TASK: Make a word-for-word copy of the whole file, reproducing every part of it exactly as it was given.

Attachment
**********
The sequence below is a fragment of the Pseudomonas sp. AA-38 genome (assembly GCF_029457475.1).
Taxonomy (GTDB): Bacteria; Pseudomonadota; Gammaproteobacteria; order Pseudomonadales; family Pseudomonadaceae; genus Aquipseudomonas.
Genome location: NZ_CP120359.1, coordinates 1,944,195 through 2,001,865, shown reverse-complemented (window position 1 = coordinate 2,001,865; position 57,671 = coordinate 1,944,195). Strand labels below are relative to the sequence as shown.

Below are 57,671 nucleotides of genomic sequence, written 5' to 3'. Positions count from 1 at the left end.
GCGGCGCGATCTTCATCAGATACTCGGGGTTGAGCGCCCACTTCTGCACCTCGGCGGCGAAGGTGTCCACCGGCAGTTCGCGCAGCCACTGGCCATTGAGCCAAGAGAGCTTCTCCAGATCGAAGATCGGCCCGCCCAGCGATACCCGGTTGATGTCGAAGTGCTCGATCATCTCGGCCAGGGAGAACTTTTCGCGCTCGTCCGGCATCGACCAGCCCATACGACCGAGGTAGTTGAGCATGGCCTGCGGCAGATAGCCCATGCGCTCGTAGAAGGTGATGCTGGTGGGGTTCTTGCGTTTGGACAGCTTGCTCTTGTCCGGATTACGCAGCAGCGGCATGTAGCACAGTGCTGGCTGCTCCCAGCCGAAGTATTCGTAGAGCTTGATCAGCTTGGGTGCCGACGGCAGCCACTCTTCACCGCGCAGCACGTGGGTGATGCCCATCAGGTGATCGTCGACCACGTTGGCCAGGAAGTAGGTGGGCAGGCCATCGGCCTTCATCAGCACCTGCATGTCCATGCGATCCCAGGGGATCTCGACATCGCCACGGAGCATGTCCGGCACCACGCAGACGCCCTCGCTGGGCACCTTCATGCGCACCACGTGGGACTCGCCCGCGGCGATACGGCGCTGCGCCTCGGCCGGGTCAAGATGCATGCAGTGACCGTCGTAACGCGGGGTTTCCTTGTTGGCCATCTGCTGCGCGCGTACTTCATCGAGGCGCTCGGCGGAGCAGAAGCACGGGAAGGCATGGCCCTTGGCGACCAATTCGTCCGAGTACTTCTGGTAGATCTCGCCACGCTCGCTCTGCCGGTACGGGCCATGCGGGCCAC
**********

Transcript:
The sequence below is a fragment of the Pseudomonas sp. AA-38 genome (assembly GCF_029457475.1).
Taxonomy (GTDB): Bacteria; Pseudomonadota; Gammaproteobacteria; order Pseudomonadales; family Pseudomonadaceae; genus Aquipseudomonas.
Genome location: NZ_CP120359.1, coordinates 1,944,195 through 2,001,865, shown reverse-complemented (window position 1 = coordinate 2,001,865; position 57,671 = coordinate 1,944,195). Strand labels below are relative to the sequence as shown.

Below are 57,671 nucleotides of genomic sequence, written 5' to 3'. Positions count from 1 at the left end.
GCGGCGCGATCTTCATCAGATACTCGGGGTTGAGCGCCCACTTCTGCACCTCGGCGGCGAAGGTGTCCACCGGCAGTTCGCGCAGCCACTGGCCATTGAGCCAAGAGAGCTTCTCCAGATCGAAGATCGGCCCGCCCAGCGATACCCGGTTGATGTCGAAGTGCTCGATCATCTCGGCCAGGGAGAACTTTTCGCGCTCGTCCGGCATCGACCAGCCCATACGACCGAGGTAGTTGAGCATGGCCTGCGGCAGATAGCCCATGCGCTCGTAGAAGGTGATGCTGGTGGGGTTCTTGCGTTTGGACAGCTTGCTCTTGTCCGGATTACGCAGCAGCGGCATGTAGCACAGTGCTGGCTGCTCCCAGCCGAAGTATTCGTAGAGCTTGATCAGCTTGGGTGCCGACGGCAGCCACTCTTCACCGCGCAGCACGTGGGTGATGCCCATCAGGTGATCGTCGACCACGTTGGCCAGGAAGTAGGTGGGCAGGCCATCGGCCTTCATCAGCACCTGCATGTCCATGCGATCCCAGGGGATCTCGACATCGCCACGGAGCATGTCCGGCACCACGCAGACGCCCTCGCTGGGCACCTTCATGCGCACCACGTGGGACTCGCCCGCGGCGATACGGCGCTGCGCCTCGGCCGGGTCAAGATGCATGCAGTGACCGTCGTAACGCGGGGTTTCCTTGTTGGCCATCTGCTGCGCGCGTACTTCATCGAGGCGCTCGGCGGAGCAGAAGCACGGGAAGGCATGGCCCTTGGCGACCAATTCGTCCGAGTACTTCTGGTAGATCTCGCCACGCTCGCTCTGCCGGTACGGGCCATGCGGGCCAC